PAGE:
Ever since its inception in 2008, the Indian Premier League (IPL) has witnessed a constant and rapid growth every year till now. As a result of this massive rise in stature, IPL has now become the biggest cricket league in the whole world. The league has also influenced several other similar cricket leagues such as the Big Bash League, the Caribbean Premier League, Pakistan Super League, Bangladesh Premier League etc.
However, the last edition of the IPL was greatly affected by the COVID-19 pandemic. Last year, the IPL was delayed for several months and was later played in UAE without any audience. This year, the situation was a little better when the IPL started in early April. However, the ongoing second wave of the virus is yet again making it difficult for BCCI to continue the league as planned.
As it seems, the IPL is currently in a sorry state being played behind closed doors amid a bubble. Moreover, the league is also facing heavy criticism for still getting on when India witnesses a record surge of coronavirus cases in a deadly second wave.
Several news channels and newspapers have also attacked BCCI for continuing IPL during this time of crisis. Recently, the Chennai-based newspaper New Indian Express suspended its IPL coverage. The news daily described this step as “a small gesture towards keeping the nation’s attention focused on life and death issues”.
On one hand, while the whole country is struggling for oxygen supply, BCCI is putting millions of dollars at stake for the sake of IPL. While BCCI is still unmoved, some players are anxious and have taken matters into their own hands.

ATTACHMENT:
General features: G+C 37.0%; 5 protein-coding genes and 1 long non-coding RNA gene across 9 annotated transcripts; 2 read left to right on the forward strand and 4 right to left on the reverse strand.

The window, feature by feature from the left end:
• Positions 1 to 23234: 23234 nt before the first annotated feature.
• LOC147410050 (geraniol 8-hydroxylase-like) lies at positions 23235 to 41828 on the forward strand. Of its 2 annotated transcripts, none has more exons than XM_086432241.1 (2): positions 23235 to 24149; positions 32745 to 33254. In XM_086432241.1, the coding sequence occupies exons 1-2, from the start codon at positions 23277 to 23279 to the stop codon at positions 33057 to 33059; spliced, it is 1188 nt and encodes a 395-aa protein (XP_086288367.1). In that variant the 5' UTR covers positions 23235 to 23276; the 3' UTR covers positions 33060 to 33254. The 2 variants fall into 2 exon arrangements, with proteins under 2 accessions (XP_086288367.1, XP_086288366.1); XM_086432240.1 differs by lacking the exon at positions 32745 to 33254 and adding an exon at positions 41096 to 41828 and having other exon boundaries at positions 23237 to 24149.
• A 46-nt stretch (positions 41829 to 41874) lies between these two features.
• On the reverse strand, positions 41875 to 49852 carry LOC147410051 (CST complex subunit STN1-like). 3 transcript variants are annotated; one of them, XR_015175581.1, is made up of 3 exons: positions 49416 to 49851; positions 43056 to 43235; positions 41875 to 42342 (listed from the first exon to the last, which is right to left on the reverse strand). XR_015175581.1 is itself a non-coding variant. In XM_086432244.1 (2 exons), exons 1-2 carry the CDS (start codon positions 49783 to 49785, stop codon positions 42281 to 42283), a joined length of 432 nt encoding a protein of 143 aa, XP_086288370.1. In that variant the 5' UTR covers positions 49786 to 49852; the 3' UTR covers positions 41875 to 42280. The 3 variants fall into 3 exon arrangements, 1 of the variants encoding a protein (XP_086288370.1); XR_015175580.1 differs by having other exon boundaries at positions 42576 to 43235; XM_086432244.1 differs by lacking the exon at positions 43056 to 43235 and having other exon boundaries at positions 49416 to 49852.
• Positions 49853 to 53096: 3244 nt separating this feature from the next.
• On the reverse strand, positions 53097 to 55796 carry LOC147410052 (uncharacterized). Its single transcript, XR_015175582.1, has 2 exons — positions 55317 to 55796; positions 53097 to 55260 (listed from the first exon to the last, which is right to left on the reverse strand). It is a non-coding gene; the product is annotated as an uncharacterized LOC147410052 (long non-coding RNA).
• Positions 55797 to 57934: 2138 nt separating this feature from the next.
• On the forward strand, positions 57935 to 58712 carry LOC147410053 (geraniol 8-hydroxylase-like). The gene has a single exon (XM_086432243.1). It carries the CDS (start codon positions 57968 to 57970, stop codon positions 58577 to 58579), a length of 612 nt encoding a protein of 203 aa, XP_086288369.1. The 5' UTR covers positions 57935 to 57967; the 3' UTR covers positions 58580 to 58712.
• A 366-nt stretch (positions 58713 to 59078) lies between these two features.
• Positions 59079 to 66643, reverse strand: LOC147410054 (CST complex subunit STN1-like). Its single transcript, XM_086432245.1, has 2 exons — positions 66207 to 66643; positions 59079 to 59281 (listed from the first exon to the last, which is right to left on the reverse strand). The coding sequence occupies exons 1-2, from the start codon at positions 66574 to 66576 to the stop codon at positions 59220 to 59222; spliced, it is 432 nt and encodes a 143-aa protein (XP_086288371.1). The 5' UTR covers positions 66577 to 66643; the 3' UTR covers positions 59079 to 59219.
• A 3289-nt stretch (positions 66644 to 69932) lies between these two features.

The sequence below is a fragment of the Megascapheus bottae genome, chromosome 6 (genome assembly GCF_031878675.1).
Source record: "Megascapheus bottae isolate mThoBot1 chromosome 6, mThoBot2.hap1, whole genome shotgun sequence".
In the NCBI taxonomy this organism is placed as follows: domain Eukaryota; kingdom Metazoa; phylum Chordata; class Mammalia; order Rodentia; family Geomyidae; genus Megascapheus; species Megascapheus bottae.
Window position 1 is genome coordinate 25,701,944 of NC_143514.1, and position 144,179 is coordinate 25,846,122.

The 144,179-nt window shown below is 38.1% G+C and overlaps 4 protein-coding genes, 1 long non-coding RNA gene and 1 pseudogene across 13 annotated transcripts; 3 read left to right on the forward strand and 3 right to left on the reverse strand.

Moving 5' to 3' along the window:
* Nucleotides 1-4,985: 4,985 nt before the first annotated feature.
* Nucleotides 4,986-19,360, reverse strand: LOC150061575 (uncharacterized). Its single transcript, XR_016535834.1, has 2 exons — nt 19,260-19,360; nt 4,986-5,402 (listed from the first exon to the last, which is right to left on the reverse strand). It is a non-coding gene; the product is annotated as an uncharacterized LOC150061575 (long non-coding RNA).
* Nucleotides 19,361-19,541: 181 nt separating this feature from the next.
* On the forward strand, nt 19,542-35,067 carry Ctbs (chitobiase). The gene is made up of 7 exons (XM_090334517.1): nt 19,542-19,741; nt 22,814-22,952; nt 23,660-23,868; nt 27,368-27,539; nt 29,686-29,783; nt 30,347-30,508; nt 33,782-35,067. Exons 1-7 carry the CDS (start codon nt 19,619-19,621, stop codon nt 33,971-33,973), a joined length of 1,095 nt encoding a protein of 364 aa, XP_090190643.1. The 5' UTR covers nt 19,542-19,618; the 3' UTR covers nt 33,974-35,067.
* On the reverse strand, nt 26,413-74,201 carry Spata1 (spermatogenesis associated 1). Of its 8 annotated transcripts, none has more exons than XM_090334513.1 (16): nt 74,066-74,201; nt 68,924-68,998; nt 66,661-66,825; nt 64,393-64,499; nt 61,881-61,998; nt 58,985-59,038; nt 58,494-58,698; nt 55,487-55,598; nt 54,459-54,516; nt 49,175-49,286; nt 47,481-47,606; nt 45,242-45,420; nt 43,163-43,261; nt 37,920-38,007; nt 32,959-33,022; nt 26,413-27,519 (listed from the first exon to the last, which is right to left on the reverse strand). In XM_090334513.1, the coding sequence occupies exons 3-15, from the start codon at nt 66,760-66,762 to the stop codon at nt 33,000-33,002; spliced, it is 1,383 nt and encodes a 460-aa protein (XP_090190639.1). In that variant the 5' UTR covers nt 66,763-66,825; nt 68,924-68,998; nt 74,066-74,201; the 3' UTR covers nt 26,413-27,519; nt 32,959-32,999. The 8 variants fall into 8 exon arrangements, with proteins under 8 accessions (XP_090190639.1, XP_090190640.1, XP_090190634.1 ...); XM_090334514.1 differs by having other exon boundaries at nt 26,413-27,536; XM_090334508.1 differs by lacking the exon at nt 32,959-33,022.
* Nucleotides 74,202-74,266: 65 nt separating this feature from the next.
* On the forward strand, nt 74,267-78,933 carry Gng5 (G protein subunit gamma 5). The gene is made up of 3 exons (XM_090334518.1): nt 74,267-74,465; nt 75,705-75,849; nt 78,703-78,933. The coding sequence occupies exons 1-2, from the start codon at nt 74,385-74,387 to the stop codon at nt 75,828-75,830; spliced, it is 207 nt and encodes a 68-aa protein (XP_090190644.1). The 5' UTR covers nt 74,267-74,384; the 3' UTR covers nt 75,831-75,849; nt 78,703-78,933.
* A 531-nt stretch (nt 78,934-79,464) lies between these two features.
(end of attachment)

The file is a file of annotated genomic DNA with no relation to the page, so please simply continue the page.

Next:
Rajasthan Royals pacer Andrew Tye recently returned to Australia abandoning this season of IPL without playing a game. Other Aussie players such as Kane Richardson and Adam Zampa also abandoned the IPL. Similarly, another Rajasthan pacer Jofra Archer left for England.
Speaking with Australian radio station SEN, pacer Andrew Tye said, “I just thought to try and get on the front foot and get home before I get locked out of the country. There are definitely concerns, a lot of guys have been in touch,”
“You can look at it from different points of view … an Indian point of view is; how are these companies and franchises spending so much money on the game and able to spend so much money on the IPL when there are people not being able to be accepted into hospital?” he added.
The gravity of the situation is clear from the fact that Australia has announced a 30% reduction in flights back from India as the country’s only concern now is to evacuate Australian citizens who are stranded in India. Australian media has also reported that the Aussie government is considering further travel restrictions from India.
In this year’s IPL there were a total of 16 Australian cricketers, including superstar players such as Steve Smith, David Warner, Pat Cummins and Glenn Maxwell. IPL and it is believed that Cricket Australia is considering organizing charter flights for those wishing to return home.
Meanwhile, Cricket Australia (CA) and the Australian Cricketers’ Association (ACA) said they stayed in steady contact with Australian players, coaches and commentators who took part in this year’s IPL.
In a joint media statement, CA and ACA said, “We will continue to listen to feedback from those on the ground in India and the advice of the Australian Government.”
Besides foreign players, Indian star spinner Ravichandran Ashwin who is playing for Delhi Capitals in IPL has also withdrawn to support his family during this second wave of the pandemic. In a tweet, Ashwin said, “My family and extended family are putting up a fight against Covid-19 and I want to support them during these tough times.”
This year’s IPL is scheduled to continue till 30th May and the management seems to be determined to continue this years edition claiming that its biosecurity bubble is impermeable. Moreover, it claims that the tournament provides much-needed comfort for a stricken populace of over one billion.
Speaking with Reuters, an IPL governing council member said, “IPL provides a much-needed distraction for all from the doom and gloom around us… Yes, cases have surged in venues like Delhi, but we have two standby venues in Hyderabad and Indore and we’d use them if needed.”